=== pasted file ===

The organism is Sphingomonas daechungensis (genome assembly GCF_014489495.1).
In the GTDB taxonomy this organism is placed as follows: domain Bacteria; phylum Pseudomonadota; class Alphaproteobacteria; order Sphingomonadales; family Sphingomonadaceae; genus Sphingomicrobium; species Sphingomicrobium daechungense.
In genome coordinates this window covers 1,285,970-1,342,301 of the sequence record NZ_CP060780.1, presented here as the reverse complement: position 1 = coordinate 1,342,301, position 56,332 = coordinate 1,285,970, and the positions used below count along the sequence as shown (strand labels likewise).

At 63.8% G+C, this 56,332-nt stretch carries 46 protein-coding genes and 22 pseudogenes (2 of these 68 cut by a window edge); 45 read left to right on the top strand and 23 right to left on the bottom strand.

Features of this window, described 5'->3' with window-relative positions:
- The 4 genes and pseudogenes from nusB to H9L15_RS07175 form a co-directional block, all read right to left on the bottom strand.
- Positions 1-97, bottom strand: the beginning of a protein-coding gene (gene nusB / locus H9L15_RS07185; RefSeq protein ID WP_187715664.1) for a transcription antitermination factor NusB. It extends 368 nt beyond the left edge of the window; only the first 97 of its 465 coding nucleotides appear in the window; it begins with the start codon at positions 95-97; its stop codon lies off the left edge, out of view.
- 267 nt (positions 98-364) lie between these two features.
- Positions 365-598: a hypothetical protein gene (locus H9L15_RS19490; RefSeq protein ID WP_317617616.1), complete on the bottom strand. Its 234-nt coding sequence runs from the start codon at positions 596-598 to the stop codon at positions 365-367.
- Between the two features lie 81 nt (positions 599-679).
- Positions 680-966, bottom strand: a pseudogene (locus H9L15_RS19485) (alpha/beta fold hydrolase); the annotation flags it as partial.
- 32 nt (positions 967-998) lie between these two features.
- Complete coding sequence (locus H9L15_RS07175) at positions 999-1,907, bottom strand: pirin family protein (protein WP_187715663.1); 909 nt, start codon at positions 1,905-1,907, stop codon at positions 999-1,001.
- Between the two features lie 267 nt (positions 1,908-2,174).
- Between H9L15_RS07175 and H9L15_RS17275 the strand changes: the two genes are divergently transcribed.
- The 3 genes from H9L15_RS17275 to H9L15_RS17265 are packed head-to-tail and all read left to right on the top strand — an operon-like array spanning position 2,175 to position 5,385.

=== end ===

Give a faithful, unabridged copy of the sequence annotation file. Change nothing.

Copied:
The organism is Sphingomonas daechungensis (genome assembly GCF_014489495.1).
In the GTDB taxonomy this organism is placed as follows: domain Bacteria; phylum Pseudomonadota; class Alphaproteobacteria; order Sphingomonadales; family Sphingomonadaceae; genus Sphingomicrobium; species Sphingomicrobium daechungense.
In genome coordinates this window covers 1,285,970-1,342,301 of the sequence record NZ_CP060780.1, presented here as the reverse complement: position 1 = coordinate 1,342,301, position 56,332 = coordinate 1,285,970, and the positions used below count along the sequence as shown (strand labels likewise).

At 63.8% G+C, this 56,332-nt stretch carries 46 protein-coding genes and 22 pseudogenes (2 of these 68 cut by a window edge); 45 read left to right on the top strand and 23 right to left on the bottom strand.

Features of this window, described 5'->3' with window-relative positions:
- The 4 genes and pseudogenes from nusB to H9L15_RS07175 form a co-directional block, all read right to left on the bottom strand.
- Positions 1-97, bottom strand: the beginning of a protein-coding gene (gene nusB / locus H9L15_RS07185; RefSeq protein ID WP_187715664.1) for a transcription antitermination factor NusB. It extends 368 nt beyond the left edge of the window; only the first 97 of its 465 coding nucleotides appear in the window; it begins with the start codon at positions 95-97; its stop codon lies off the left edge, out of view.
- 267 nt (positions 98-364) lie between these two features.
- Positions 365-598: a hypothetical protein gene (locus H9L15_RS19490; RefSeq protein ID WP_317617616.1), complete on the bottom strand. Its 234-nt coding sequence runs from the start codon at positions 596-598 to the stop codon at positions 365-367.
- Between the two features lie 81 nt (positions 599-679).
- Positions 680-966, bottom strand: a pseudogene (locus H9L15_RS19485) (alpha/beta fold hydrolase); the annotation flags it as partial.
- 32 nt (positions 967-998) lie between these two features.
- Complete coding sequence (locus H9L15_RS07175) at positions 999-1,907, bottom strand: pirin family protein (protein WP_187715663.1); 909 nt, start codon at positions 1,905-1,907, stop codon at positions 999-1,001.
- Between the two features lie 267 nt (positions 1,908-2,174).
- Between H9L15_RS07175 and H9L15_RS17275 the strand changes: the two genes are divergently transcribed.
- The 3 genes from H9L15_RS17275 to H9L15_RS17265 are packed head-to-tail and all read left to right on the top strand — an operon-like array spanning position 2,175 to position 5,385.